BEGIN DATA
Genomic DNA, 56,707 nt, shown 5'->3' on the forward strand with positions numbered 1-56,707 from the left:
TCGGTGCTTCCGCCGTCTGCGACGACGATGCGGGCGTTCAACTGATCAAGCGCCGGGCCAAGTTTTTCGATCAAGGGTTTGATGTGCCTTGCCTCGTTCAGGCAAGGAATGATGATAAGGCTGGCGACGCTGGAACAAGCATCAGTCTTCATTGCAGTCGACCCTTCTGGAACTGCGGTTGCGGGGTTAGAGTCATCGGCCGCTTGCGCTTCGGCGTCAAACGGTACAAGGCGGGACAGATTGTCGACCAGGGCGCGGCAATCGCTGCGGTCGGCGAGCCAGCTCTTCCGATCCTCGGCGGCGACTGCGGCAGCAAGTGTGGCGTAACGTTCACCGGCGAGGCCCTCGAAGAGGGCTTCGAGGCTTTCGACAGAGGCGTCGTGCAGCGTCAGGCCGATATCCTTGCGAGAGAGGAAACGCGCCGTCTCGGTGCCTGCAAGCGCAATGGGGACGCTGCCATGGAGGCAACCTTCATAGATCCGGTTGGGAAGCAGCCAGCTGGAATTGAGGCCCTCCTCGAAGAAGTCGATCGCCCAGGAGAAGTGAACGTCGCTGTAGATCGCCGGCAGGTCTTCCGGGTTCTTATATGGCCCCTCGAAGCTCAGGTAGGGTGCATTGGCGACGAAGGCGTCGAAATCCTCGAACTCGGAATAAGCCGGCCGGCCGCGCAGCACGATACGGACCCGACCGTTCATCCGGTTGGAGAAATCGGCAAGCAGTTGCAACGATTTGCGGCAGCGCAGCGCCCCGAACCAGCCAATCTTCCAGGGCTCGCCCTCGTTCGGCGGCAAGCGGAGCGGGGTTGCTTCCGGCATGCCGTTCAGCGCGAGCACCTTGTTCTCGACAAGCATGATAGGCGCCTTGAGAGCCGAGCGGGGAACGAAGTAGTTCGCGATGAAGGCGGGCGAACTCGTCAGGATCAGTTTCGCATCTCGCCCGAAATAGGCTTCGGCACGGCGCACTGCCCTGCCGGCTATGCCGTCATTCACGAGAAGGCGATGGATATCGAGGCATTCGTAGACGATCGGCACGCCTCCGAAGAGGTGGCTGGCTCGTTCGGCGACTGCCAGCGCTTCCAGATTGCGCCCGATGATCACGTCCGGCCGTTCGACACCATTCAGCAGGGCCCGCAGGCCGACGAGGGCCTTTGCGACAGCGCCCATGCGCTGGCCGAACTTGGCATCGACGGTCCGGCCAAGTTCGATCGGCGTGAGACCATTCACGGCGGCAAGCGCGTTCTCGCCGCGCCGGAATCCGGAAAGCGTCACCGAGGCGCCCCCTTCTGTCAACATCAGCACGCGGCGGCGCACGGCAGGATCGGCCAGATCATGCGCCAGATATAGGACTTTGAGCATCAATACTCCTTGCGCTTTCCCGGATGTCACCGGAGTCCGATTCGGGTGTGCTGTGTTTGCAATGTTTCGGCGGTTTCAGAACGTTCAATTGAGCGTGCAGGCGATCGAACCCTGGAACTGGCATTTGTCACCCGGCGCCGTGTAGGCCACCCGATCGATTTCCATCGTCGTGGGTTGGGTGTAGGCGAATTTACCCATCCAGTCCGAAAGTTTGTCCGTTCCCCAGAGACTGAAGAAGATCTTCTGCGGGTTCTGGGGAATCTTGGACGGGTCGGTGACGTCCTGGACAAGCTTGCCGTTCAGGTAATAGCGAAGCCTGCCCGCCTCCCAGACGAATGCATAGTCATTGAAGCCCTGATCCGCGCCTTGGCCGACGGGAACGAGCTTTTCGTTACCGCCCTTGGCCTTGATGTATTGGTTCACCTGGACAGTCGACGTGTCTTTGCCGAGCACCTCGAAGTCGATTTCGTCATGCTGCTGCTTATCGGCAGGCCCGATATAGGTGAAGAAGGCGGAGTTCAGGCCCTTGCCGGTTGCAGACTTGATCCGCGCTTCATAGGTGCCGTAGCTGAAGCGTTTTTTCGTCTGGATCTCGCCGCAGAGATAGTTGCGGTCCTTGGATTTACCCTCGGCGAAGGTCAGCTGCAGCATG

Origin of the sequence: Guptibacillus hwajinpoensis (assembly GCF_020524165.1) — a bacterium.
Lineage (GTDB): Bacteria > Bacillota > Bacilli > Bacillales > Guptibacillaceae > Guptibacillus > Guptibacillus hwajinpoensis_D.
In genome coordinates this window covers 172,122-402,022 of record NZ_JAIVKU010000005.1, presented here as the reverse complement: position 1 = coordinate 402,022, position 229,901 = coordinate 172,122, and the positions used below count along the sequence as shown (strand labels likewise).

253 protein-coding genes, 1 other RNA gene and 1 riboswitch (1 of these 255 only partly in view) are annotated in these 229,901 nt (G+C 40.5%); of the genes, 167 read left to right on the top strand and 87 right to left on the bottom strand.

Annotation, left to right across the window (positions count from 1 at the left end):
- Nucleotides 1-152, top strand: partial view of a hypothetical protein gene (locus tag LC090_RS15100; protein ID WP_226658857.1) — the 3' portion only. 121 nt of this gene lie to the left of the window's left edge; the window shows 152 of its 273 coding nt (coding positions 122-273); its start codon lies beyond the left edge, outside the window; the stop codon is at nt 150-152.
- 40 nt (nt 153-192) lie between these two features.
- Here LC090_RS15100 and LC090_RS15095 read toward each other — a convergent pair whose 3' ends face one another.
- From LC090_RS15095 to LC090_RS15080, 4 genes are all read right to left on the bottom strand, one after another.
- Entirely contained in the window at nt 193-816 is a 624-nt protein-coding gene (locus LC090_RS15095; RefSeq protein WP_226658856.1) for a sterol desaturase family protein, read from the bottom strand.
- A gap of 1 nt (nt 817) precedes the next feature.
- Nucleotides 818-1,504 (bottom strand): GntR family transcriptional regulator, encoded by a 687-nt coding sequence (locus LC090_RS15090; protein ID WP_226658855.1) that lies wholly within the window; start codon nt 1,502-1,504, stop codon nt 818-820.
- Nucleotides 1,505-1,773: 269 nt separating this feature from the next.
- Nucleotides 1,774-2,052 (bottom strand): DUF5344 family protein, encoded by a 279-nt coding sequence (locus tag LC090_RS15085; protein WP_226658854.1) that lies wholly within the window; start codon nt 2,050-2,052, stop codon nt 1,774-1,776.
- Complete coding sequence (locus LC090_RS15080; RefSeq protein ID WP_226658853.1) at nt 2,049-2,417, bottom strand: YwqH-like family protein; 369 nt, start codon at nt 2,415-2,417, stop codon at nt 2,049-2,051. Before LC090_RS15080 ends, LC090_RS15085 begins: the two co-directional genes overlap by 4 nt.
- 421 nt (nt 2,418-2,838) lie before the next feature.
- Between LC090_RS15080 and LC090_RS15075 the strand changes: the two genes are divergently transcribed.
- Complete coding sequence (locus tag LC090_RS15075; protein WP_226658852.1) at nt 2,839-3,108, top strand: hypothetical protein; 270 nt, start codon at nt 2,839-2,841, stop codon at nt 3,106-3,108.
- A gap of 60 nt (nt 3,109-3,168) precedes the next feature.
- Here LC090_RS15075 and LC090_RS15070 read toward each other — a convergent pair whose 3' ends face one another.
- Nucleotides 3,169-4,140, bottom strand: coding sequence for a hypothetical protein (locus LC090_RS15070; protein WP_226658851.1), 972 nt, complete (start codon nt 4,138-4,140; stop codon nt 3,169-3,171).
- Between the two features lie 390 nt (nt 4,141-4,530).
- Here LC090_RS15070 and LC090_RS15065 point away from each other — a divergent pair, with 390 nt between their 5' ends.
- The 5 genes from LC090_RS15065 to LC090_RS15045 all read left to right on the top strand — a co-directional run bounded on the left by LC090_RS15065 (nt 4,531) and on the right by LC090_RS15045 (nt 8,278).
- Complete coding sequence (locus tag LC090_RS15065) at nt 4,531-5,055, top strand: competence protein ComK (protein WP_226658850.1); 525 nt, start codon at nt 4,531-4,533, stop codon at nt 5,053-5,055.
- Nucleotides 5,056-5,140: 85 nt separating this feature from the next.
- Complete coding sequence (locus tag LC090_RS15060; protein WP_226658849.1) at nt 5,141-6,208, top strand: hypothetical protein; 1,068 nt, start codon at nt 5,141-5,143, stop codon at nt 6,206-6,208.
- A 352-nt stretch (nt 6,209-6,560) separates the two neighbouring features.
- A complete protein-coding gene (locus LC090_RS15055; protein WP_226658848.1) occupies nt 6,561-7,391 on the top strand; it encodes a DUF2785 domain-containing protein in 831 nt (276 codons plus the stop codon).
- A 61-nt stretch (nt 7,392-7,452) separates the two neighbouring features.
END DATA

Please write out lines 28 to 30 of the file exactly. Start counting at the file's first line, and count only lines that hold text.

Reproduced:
- Nucleotides 5,056-5,140: 85 nt separating this feature from the next.
- Complete coding sequence (locus tag LC090_RS15060; protein WP_226658849.1) at nt 5,141-6,208, top strand: hypothetical protein; 1,068 nt, start codon at nt 5,141-5,143, stop codon at nt 6,206-6,208.
- A 352-nt stretch (nt 6,209-6,560) separates the two neighbouring features.